Here’s something to think about: every seven-and-a-half seconds, someone, somewhere in the world, is purchasing a General Motors product. And most of those are Chevrolets of one kind or another.
GM’s largest division seems to be on a roll these days, and has been churning out one new model after another over the past year. Chevys are now sold in more than 130 countries worldwide, and some 3.5 million of them were sold globally last year.
The newest model to hit the asphalt in North America is the Camaro convertible. According to Russ Clark, Camaro product marketing director, the coupe version caught and passed the Ford Mustang in overall sales last year – the first time since 1985. “It’s now the segment leader,” he said at the convertible launch in San Diego, “and 90 per cent of the cars have been sold through retail sales, with no incentives.”
Starting at five bucks less than $34,000 in Canada, the new Camaro convertible will be offered with either a V-6 or V-8 engine, with your choice of a six-speed manual or automatic transmission. The V8 also comes in two power configurations: 400 and 426 horsepower. Interestingly, the V-6 and V-8 models have different gearboxes, but there are four basic trim levels, and about $9,000 separates the V-6 model from the V-8. Chevrolet has packaged the new Camaro soft-top in various ways, and if you want the V-8 engine, for example, you have to get the SS package, while the V-6 comes as an LT.
All models come with a canvas power soft-top that deploys in about 20 to 25 seconds. There is one lock-down latch point in the centre of the windshield frame, with a windscreen-located button. The tops were actually designed by the same team that builds the Corvette, with a glass rear window and Z-type folding mechanism. “We didn’t want to use the dual-latch system that some of our competitors use,” adds chief engineer, Al Oppenheiser. “The driver can unlatch the top without having to lean all the way over and it can be lowered or raised while you’re stopped at a traffic light.”
Oppenheiser is also quick to emphasize that the new convertible is not just the coupe with the roof hacked off. “This car was planned as a convertible from day one, and is not a boulevard cruiser. Drivers will find that there is virtually no difference in ride quality between the coupe and the convertible, and the Camaro convertible has better torsional stiffness than the Mustang or the BMW 3-Series.”
This is thanks in part to reinforcing along the rocker panels, along the front body pillars, and in the engine bay and firewall areas, all of which add some 112 kilograms to the car’s weight, and give it a slightly slower acceleration time from 0 to 100 km/h. Otherwise, it shares the same platform and brakes as its hard-top counterpart.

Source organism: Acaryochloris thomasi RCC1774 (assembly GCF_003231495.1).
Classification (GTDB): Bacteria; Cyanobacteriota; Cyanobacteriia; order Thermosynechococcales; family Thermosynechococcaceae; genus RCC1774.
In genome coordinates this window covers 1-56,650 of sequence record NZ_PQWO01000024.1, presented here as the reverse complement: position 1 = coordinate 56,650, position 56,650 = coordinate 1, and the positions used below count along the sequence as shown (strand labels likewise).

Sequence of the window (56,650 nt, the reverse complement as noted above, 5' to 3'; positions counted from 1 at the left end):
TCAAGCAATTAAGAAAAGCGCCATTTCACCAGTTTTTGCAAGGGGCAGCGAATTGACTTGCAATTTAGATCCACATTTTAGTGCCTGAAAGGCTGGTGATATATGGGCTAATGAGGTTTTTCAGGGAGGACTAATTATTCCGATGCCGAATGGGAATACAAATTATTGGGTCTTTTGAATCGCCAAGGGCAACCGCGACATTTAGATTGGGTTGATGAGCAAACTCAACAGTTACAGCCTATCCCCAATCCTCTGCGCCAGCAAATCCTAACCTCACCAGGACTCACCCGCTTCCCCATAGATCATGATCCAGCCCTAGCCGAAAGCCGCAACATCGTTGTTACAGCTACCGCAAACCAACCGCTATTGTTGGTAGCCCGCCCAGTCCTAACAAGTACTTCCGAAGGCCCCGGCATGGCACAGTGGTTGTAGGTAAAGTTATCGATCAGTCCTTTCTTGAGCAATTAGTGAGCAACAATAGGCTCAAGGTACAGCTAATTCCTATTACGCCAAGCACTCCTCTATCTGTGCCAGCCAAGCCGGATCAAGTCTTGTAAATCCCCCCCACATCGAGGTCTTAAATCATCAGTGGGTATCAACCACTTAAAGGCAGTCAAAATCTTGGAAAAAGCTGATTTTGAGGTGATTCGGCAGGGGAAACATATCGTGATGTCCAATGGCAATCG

And it is just as quiet in operation. Top up or down, engine noise and NVH (Noise, Vibration, and harshness) is about as minimal as I’ve ever experienced in a convertible.
Under way, cowl shake is almost non-existent, and you literally can’t hear the drivetrain. With the windows up, you’re well shielded from wind turbulence and, needless to say, peripheral visibility is 1,000 times better than the claustrophobic coupe. The V-8 does generate a bit more drivetrain noise under hard throttle, but overall, this is a pretty civilized al fresco driving experience.
Depending upon the trim level, you can order things like two-stage heated front seats, leather interior, a rally instrumentation package, folding rear tonneau cover and a rear turbulence-reducing buffer.
Performance-wise, the V-8 is the better-rounded engine of the two. That’s not to say the V-6 is a slug –with some 312 horsepower on tap, it moves the 1,800-kg-plus convertible along at a good clip, with adequate reserve and revving power. But the V-8 is smoother, more robust, more responsive and seems to suit this car a little better. Whether it’s worth the extra money is another question, because the V-6 will give you a similar driving experience. Plus, it delivers better fuel economy: a 9.4 litres/100 km combined rating with the automatic transmission for the V-6 versus 10.9 for the V-8.
2011 Chevrolet Camaro Convertible
Type: Four-passenger convertible
Price Range: $33,995-$47,835
Engine: 3.6-litre V-6/6.2-litre V-8
Horsepower/torque: 312 hp/278 lb-ft for V-6
400 hp/410 lb-ft and 426 hp/420 lb-ft for V-8s
Transmission: Six-speed manual/automatic
Fuel economy (litres/ 100 km): 11.4 city/6.9 highway (V-6/automatic); regular gas
Alternatives: Ford Mustang, BMW 3-Series Cabriolet, Volkswagen Eos, Audi A4 Cabriolet, Chrysler Sebring Convertible
Anyone who surrenders their automotive destiny to a GPS is seriously lacking in grey matter